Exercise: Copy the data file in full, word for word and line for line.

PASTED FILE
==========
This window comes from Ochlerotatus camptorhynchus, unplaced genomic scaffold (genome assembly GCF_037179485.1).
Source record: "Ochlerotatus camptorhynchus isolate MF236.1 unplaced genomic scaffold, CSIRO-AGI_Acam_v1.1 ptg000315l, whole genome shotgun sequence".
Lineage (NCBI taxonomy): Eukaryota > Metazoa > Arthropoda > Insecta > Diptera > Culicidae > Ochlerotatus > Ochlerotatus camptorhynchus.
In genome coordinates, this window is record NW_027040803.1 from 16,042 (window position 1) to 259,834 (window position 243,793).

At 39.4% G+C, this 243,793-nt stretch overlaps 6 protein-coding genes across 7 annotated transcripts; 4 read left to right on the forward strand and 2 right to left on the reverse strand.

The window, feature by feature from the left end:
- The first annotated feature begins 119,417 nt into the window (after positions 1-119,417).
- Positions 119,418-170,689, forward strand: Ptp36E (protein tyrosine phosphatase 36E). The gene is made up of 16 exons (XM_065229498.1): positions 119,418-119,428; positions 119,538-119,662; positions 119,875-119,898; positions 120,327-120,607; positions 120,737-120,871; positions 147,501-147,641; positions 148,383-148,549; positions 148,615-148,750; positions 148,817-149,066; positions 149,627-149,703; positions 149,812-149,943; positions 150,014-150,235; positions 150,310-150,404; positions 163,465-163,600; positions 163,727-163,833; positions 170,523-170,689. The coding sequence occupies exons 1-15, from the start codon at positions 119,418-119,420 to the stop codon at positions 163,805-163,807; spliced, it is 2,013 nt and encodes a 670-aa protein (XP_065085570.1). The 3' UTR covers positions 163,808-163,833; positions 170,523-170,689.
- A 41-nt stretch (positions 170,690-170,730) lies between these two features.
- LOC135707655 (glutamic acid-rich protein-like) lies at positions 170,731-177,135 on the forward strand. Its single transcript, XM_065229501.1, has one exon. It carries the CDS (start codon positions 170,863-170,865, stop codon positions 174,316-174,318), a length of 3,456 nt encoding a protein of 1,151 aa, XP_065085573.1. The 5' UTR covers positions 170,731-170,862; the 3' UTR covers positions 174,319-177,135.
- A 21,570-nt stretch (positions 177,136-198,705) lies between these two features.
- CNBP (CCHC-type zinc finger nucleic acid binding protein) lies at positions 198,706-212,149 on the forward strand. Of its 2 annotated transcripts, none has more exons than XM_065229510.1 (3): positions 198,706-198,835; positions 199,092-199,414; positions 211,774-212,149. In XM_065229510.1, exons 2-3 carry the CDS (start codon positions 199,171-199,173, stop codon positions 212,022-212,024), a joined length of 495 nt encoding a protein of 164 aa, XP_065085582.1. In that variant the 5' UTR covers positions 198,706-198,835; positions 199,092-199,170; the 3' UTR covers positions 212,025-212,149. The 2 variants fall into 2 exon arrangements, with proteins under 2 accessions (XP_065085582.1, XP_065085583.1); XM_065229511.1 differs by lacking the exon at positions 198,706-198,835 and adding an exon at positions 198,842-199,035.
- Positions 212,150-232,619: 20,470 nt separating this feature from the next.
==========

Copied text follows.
This window comes from Ochlerotatus camptorhynchus, unplaced genomic scaffold (genome assembly GCF_037179485.1).
Source record: "Ochlerotatus camptorhynchus isolate MF236.1 unplaced genomic scaffold, CSIRO-AGI_Acam_v1.1 ptg000315l, whole genome shotgun sequence".
Lineage (NCBI taxonomy): Eukaryota > Metazoa > Arthropoda > Insecta > Diptera > Culicidae > Ochlerotatus > Ochlerotatus camptorhynchus.
In genome coordinates, this window is record NW_027040803.1 from 16,042 (window position 1) to 259,834 (window position 243,793).

At 39.4% G+C, this 243,793-nt stretch overlaps 6 protein-coding genes across 7 annotated transcripts; 4 read left to right on the forward strand and 2 right to left on the reverse strand.

The window, feature by feature from the left end:
- The first annotated feature begins 119,417 nt into the window (after positions 1-119,417).
- Positions 119,418-170,689, forward strand: Ptp36E (protein tyrosine phosphatase 36E). The gene is made up of 16 exons (XM_065229498.1): positions 119,418-119,428; positions 119,538-119,662; positions 119,875-119,898; positions 120,327-120,607; positions 120,737-120,871; positions 147,501-147,641; positions 148,383-148,549; positions 148,615-148,750; positions 148,817-149,066; positions 149,627-149,703; positions 149,812-149,943; positions 150,014-150,235; positions 150,310-150,404; positions 163,465-163,600; positions 163,727-163,833; positions 170,523-170,689. The coding sequence occupies exons 1-15, from the start codon at positions 119,418-119,420 to the stop codon at positions 163,805-163,807; spliced, it is 2,013 nt and encodes a 670-aa protein (XP_065085570.1). The 3' UTR covers positions 163,808-163,833; positions 170,523-170,689.
- A 41-nt stretch (positions 170,690-170,730) lies between these two features.
- LOC135707655 (glutamic acid-rich protein-like) lies at positions 170,731-177,135 on the forward strand. Its single transcript, XM_065229501.1, has one exon. It carries the CDS (start codon positions 170,863-170,865, stop codon positions 174,316-174,318), a length of 3,456 nt encoding a protein of 1,151 aa, XP_065085573.1. The 5' UTR covers positions 170,731-170,862; the 3' UTR covers positions 174,319-177,135.
- A 21,570-nt stretch (positions 177,136-198,705) lies between these two features.
- CNBP (CCHC-type zinc finger nucleic acid binding protein) lies at positions 198,706-212,149 on the forward strand. Of its 2 annotated transcripts, none has more exons than XM_065229510.1 (3): positions 198,706-198,835; positions 199,092-199,414; positions 211,774-212,149. In XM_065229510.1, exons 2-3 carry the CDS (start codon positions 199,171-199,173, stop codon positions 212,022-212,024), a joined length of 495 nt encoding a protein of 164 aa, XP_065085582.1. In that variant the 5' UTR covers positions 198,706-198,835; positions 199,092-199,170; the 3' UTR covers positions 212,025-212,149. The 2 variants fall into 2 exon arrangements, with proteins under 2 accessions (XP_065085582.1, XP_065085583.1); XM_065229511.1 differs by lacking the exon at positions 198,706-198,835 and adding an exon at positions 198,842-199,035.
- Positions 212,150-232,619: 20,470 nt separating this feature from the next.